Investors using Wealthfront’s 529 savings account will already be familiar with the integration of college savings accounts into the company’s financial planning tool, Path. But today, investors who don’t have a 529 account with Wealthfront—or don’t have a 529 at all—will be able to make plans for future college expenses, company founder Dan Carroll announced Wednesday. The planning tool projects future college tuition, room and board, financial aid and more for a number of post-secondary institutions using data from the National Center of Education Statistics. Users without children are able to project costs for future children or for someone else they’d like to help with college expenses. Path incorporates all accounts and user data so changes to rates of college savings interact with other savings options available in the tool, like retirement goals and real estate savings.
After acquiring retirement fund investment service developer Vault late last year, micro-investment app Acorns has launched their retirement offshoot, Acorns Later. Investors can open an account with a minimum of $5, but need to first have an Acorns account. The combined Acorns and Acorns Later service costs $2 per month until $1 million is invested in the product, at which time the monthly subscription fee is $100 per million. Acorns Later selects a traditional IRA, Roth account or SEP for the user based on a questionnaire that includes the investor’s age, income, marital status and how likely the user is to dip into retirement savings in the event of an emergency. At the time of launch, there were over 340,000 sign-ups on the Acorns Later waitlist, according to the company, although not all of them were Acorns users.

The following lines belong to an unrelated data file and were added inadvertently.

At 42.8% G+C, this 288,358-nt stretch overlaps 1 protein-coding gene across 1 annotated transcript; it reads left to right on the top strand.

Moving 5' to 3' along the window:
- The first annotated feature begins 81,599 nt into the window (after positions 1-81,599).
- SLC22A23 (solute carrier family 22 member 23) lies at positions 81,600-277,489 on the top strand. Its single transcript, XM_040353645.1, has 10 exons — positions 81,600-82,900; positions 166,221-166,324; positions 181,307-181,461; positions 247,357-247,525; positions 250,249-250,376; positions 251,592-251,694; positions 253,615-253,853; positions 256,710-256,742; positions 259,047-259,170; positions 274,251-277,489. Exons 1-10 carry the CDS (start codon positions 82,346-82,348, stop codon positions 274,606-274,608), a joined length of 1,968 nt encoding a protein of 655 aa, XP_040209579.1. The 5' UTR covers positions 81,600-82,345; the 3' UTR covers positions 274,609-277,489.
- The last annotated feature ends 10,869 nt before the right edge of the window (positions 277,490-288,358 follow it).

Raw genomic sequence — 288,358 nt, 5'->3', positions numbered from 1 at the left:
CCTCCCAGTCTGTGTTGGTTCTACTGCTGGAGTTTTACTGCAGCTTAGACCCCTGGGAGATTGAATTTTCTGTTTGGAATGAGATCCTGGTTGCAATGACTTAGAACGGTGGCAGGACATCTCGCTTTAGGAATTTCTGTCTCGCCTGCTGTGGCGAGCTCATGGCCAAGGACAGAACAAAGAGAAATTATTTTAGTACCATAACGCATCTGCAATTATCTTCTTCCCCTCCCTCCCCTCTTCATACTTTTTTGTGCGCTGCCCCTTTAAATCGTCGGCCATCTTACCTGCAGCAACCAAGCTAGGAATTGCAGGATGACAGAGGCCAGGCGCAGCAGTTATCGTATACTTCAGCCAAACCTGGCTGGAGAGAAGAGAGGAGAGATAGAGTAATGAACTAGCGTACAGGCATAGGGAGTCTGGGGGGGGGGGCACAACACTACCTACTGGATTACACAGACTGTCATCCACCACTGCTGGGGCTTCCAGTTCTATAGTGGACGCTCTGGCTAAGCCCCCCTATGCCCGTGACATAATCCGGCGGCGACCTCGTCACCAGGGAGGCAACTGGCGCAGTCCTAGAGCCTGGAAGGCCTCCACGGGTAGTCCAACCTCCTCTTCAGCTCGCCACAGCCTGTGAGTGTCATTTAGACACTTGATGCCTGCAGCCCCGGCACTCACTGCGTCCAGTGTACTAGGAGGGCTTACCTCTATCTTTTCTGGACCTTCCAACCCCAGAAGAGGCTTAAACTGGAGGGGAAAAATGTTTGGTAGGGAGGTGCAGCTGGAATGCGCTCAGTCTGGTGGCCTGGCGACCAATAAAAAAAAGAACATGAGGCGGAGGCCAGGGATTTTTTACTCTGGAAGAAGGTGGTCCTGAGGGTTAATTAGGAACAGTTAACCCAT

The Securities and Exchange Commission has introduced an online tool that allows investors to search for investment advisors with judgments or orders against them. The SEC Action Lookup for Individuals, or SALI, will identify individuals, whether registered or unregistered as investment advisors, with checkered pasts. “One of the SEC’s most important tasks is to arm our investors with the tools necessary to identify potential fraudsters. An important risk factor is whether the person you’re dealing with has a disciplinary history with the SEC or other regulators,” said SEC Chairman Jay Clayton. The search function currently includes SEC actions filed between Oct. 1, 2014 and March 31, 2018, and will be updated periodically.